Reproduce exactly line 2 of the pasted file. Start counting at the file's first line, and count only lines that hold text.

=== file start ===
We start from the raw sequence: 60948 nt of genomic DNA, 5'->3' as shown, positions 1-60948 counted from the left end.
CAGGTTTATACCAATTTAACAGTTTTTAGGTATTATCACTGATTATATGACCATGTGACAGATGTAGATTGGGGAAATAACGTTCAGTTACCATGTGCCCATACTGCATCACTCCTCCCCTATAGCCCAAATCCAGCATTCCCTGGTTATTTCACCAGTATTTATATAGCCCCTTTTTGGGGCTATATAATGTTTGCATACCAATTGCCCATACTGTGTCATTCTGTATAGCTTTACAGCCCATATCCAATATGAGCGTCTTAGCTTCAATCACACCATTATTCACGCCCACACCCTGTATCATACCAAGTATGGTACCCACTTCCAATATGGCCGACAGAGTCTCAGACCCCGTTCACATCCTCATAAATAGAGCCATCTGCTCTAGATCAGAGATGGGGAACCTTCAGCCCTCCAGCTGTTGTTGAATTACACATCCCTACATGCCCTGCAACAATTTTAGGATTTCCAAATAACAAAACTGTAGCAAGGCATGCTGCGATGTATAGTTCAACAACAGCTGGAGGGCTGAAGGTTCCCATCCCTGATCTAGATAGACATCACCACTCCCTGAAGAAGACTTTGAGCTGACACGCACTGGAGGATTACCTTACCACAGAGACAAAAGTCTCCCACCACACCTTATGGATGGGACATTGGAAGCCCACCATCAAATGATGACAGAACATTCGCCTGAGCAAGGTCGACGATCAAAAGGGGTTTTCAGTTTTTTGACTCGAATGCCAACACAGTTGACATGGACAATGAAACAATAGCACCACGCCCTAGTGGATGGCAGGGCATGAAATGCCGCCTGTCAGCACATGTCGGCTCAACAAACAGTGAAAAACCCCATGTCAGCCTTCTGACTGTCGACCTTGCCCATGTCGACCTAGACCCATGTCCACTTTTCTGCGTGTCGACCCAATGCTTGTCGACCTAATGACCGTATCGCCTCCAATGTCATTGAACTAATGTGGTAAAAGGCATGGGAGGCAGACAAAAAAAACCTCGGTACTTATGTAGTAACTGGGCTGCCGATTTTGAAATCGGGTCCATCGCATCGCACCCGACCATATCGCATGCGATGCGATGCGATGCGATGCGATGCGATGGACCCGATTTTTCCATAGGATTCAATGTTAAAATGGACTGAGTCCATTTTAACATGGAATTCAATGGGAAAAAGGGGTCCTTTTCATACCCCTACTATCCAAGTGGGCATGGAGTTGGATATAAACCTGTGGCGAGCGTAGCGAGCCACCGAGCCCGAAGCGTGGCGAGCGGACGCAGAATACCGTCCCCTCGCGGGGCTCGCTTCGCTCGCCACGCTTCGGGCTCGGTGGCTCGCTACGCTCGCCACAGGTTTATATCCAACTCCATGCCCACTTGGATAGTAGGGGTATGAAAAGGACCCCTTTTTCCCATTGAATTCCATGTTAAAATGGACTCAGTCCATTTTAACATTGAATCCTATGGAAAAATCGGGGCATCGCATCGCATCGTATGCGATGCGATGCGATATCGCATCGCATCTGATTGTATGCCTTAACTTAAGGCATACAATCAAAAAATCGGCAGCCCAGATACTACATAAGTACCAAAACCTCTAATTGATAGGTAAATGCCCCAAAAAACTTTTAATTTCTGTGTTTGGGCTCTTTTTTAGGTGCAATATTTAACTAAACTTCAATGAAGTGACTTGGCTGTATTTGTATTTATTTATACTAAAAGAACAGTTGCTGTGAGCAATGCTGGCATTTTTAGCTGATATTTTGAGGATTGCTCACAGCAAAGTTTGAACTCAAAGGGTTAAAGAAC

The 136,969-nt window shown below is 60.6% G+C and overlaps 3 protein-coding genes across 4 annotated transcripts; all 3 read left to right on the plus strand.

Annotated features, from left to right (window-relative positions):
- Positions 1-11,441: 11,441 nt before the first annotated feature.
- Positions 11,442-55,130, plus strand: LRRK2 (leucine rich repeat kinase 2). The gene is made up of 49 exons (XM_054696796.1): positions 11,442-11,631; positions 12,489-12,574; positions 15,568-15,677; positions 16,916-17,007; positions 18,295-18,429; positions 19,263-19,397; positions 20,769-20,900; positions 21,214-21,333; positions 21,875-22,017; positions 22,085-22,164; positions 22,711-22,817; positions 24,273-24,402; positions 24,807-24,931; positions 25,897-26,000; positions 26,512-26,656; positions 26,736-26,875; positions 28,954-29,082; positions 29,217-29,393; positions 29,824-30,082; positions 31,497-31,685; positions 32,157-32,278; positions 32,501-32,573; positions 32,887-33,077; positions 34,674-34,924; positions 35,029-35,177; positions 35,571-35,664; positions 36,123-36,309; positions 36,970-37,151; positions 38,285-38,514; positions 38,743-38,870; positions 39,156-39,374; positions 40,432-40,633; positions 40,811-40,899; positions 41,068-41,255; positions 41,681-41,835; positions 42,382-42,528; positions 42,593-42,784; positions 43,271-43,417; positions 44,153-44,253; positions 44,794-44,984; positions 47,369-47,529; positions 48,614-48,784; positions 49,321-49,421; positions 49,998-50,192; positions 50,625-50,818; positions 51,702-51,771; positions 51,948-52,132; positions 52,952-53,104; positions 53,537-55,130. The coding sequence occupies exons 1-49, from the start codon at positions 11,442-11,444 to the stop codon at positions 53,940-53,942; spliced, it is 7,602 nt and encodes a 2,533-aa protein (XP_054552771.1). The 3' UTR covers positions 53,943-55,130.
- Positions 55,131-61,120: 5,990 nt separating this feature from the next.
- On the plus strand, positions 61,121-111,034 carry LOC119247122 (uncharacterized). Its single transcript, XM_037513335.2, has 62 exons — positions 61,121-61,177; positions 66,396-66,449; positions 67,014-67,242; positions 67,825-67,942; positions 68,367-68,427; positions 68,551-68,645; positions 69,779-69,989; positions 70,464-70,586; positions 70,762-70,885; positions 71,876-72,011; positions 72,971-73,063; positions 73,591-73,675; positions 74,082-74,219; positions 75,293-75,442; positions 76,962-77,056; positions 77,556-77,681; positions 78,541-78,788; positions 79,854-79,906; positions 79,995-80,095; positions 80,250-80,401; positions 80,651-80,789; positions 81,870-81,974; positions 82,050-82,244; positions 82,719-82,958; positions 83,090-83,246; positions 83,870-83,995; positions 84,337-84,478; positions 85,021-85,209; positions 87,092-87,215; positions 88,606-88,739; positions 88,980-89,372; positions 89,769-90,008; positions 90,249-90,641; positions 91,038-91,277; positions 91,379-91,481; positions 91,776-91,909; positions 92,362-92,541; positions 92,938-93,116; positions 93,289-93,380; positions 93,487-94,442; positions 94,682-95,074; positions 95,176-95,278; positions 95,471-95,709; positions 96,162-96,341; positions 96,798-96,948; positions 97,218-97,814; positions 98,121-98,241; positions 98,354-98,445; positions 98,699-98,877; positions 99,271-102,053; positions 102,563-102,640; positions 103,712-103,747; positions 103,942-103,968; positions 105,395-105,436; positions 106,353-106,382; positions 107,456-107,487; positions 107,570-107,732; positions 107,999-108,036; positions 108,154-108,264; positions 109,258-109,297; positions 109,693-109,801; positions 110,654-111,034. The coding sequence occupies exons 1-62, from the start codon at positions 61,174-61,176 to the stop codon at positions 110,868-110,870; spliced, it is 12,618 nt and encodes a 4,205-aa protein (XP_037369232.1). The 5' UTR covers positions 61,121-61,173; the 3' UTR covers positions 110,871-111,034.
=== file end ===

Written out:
CAGGTTTATACCAATTTAACAGTTTTTAGGTATTATCACTGATTATATGACCATGTGACAGATGTAGATTGGGGAAATAACGTTCAGTTACCATGTGCCCATACTGCATCACTCCTCCCCTATAGCCCAAATCCAGCATTCCCTGGTTATTTCACCAGTATTTATATAGCCCCTTTTTGGGGCTATATAATGTTTGCATACCAATTGCCCATACTGTGTCATTCTGTATAGCTTTACAGCCCATATCCAATATGAGCGTCTTAGCTTCAATCACACCATTATTCACGCCCACACCCTGTATCATACCAAGTATGGTACCCACTTCCAATATGGCCGACAGAGTCTCAGACCCCGTTCACATCCTCATAAATAGAGCCATCTGCTCTAGATCAGAGATGGGGAACCTTCAGCCCTCCAGCTGTTGTTGAATTACACATCCCTACATGCCCTGCAACAATTTTAGGATTTCCAAATAACAAAACTGTAGCAAGGCATGCTGCGATGTATAGTTCAACAACAGCTGGAGGGCTGAAGGTTCCCATCCCTGATCTAGATAGACATCACCACTCCCTGAAGAAGACTTTGAGCTGACACGCACTGGAGGATTACCTTACCACAGAGACAAAAGTCTCCCACCACACCTTATGGATGGGACATTGGAAGCCCACCATCAAATGATGACAGAACATTCGCCTGAGCAAGGTCGACGATCAAAAGGGGTTTTCAGTTTTTTGACTCGAATGCCAACACAGTTGACATGGACAATGAAACAATAGCACCACGCCCTAGTGGATGGCAGGGCATGAAATGCCGCCTGTCAGCACATGTCGGCTCAACAAACAGTGAAAAACCCCATGTCAGCCTTCTGACTGTCGACCTTGCCCATGTCGACCTAGACCCATGTCCACTTTTCTGCGTGTCGACCCAATGCTTGTCGACCTAATGACCGTATCGCCTCCAATGTCATTGAACTAATGTGGTAAAAGGCATGGGAGGCAGACAAAAAAAACCTCGGTACTTATGTAGTAACTGGGCTGCCGATTTTGAAATCGGGTCCATCGCATCGCACCCGACCATATCGCATGCGATGCGATGCGATGCGATGCGATGCGATGGACCCGATTTTTCCATAGGATTCAATGTTAAAATGGACTGAGTCCATTTTAACATGGAATTCAATGGGAAAAAGGGGTCCTTTTCATACCCCTACTATCCAAGTGGGCATGGAGTTGGATATAAACCTGTGGCGAGCGTAGCGAGCCACCGAGCCCGAAGCGTGGCGAGCGGACGCAGAATACCGTCCCCTCGCGGGGCTCGCTTCGCTCGCCACGCTTCGGGCTCGGTGGCTCGCTACGCTCGCCACAGGTTTATATCCAACTCCATGCCCACTTGGATAGTAGGGGTATGAAAAGGACCCCTTTTTCCCATTGAATTCCATGTTAAAATGGACTCAGTCCATTTTAACATTGAATCCTATGGAAAAATCGGGGCATCGCATCGCATCGTATGCGATGCGATGCGATATCGCATCGCATCTGATTGTATGCCTTAACTTAAGGCATACAATCAAAAAATCGGCAGCCCAGATACTACATAAGTACCAAAACCTCTAATTGATAGGTAAATGCCCCAAAAAACTTTTAATTTCTGTGTTTGGGCTCTTTTTTAGGTGCAATATTTAACTAAACTTCAATGAAGTGACTTGGCTGTATTTGTATTTATTTATACTAAAAGAACAGTTGCTGTGAGCAATGCTGGCATTTTTAGCTGATATTTTGAGGATTGCTCACAGCAAAGTTTGAACTCAAAGGGTTAAAGAAC